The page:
Leaf area index estimation in different crops: Case study for wheat, maize, soybean, and potato

A. A. Gitelson, A. L. Nguy-Robertson, Y. Peng, T. J. Arkebauer, A. Pimstein, I. Herrmann, A. Karnieli, D. C. Rundquist, D. Bonfil

Research output: Contribution to conferenceAbstractpeer-review

Abstract

Vegetation indices (VIs) have been shown to be a proxy of green leaf area index (gLAI); however, it has not been verified whether the relationships VI vs. gLAI are the same, as well as VIs retaining their accuracy, for various crop types for estimating gLAI. The goal of this study was to (1) determine if the best VIs used in previous studies for gLAI estimation in maize and soybean may be applicable for potato and wheat and vice versa, and (2) determining the cause of a hysteresis between green up and reproductive stages for the VI vs. gLAI relationship. Spectral measurements of wheat and potato were obtained in Israel and of maize and soybean in the USA. In Israel, remote estimates of gLAI were compared with in-situ canopy transmittance measurements of irrigated potato and wheat under various nitrogen treatments from 2004-2007 for a total of 15 field-years. In eastern Nebraska, USA, remote estimates of maize and soybean gLAI data were compared with destructive gLAI determination in two irrigated/rainfed maize/soybean rotation sites and in one irrigated site under continuous maize. These data were collected during eight years (2001-2008) for a total of 24 field-years. For all four crops, the ten VIs examined showed similarities in relationships between VIs and gLAI with the exception of Red-edge Inflection Point (REIP) and the MERIS Terrestrial Chlorophyll Index (MTCI). REIP and MTCI have very different relationships with maize and soybean gLAI in green up and reproductive stages, thus, they require re-parameterization during the season. This study outlines the two major factors that influence the VI vs. gLAI relationship in the green up and reproductive stages. While the results suggest that relationships VI vs. gLAI are quite close for all four crops, different methodologies in determining the ground-truth measurements of gLAI prevent us to confirm whether algorithms calibrated for one crop can be used with no re-parameterization for other crops. These concerns aside, we found that normalized difference VIs (NDVI, Green NDVI, etc.) were capable of estimating accurately gLAI below 2 and ratio VIs (Simple Ratio, CIgreen, etc.) were best for gLAI above 2. For all four crops, green and red-edge chlorophyll indices appear to be the most accurate for gLAI estimation.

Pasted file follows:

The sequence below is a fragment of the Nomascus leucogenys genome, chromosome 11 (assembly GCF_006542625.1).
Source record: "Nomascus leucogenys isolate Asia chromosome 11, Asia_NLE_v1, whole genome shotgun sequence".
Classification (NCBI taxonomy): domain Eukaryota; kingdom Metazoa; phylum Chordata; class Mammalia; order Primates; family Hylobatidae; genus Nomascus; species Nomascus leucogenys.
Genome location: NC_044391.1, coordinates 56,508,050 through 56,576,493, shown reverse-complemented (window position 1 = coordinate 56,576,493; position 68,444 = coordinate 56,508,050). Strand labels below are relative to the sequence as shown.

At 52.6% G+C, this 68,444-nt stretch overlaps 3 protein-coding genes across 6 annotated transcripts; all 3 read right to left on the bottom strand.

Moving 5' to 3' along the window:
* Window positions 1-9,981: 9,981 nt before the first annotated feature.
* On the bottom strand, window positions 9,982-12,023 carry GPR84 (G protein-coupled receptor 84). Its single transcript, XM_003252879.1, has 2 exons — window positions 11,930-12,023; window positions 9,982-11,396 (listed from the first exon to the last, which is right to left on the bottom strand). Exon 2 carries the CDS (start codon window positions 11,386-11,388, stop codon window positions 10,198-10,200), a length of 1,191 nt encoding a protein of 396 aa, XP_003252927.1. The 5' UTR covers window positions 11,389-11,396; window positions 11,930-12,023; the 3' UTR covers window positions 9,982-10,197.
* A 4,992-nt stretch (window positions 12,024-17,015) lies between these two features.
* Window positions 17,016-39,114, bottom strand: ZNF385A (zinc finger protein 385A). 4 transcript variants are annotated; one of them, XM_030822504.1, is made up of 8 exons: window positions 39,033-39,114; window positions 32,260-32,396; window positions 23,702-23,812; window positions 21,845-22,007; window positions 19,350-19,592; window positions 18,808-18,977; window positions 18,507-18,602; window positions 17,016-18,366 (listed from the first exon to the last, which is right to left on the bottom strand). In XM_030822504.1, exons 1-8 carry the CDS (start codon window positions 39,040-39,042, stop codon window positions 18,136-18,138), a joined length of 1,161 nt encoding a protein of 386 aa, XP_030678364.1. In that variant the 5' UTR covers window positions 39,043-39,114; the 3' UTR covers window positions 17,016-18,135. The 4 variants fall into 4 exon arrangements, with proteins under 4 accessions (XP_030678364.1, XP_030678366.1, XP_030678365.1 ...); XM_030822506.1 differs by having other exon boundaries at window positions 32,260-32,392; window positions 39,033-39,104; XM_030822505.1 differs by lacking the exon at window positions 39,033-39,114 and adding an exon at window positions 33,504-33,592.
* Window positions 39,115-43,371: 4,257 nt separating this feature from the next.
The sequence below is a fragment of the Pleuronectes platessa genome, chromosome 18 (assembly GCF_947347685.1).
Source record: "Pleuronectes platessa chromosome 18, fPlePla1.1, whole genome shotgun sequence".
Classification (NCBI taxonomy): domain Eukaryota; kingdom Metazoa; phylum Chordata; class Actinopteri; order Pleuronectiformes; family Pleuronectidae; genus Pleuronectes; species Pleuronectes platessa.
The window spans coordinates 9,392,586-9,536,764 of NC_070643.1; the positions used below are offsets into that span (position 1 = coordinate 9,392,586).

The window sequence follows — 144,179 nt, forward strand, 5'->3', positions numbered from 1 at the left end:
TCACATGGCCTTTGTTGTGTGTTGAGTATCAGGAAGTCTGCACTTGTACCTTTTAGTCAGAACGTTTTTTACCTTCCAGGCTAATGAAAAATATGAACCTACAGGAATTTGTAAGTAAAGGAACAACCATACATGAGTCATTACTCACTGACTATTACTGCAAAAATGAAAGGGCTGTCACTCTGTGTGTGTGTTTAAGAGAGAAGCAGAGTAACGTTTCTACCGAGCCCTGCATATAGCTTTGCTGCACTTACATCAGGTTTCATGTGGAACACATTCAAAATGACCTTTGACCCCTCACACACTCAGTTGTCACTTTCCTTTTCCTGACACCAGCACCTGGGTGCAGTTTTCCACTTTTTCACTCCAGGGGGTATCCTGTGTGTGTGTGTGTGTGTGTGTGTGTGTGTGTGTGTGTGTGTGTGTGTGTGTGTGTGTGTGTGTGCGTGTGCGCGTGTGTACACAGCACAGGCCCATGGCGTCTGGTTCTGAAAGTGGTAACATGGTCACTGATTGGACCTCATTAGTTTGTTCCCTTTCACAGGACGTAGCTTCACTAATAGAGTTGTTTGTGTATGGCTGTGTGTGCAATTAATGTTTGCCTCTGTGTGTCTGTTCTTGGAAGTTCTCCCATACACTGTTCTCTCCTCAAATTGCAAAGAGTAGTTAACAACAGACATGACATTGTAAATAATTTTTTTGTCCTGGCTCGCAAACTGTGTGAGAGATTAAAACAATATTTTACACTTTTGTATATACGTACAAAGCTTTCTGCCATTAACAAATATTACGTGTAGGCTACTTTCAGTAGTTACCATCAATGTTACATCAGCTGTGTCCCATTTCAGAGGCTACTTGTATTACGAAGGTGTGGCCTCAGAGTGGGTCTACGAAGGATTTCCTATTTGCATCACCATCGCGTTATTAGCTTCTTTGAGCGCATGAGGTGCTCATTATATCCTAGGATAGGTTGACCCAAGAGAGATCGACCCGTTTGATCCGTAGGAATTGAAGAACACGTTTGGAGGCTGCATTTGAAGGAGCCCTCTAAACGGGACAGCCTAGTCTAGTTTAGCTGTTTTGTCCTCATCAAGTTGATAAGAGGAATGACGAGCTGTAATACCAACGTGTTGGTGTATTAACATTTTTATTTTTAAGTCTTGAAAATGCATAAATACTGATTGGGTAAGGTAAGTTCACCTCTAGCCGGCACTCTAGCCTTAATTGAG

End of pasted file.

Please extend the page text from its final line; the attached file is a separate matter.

Original languageEnglish
StatePublished - 3 Dec 2012
Event American Geophysical Union, (AGU) Fall Meeting 2012 - San Francisco, San Francisco, United States
Duration: 3 Dec 20127 Dec 2012

Conference

Conference American Geophysical Union, (AGU) Fall Meeting 2012
Country/TerritoryUnited States
CitySan Francisco
Period3/12/127/12/12

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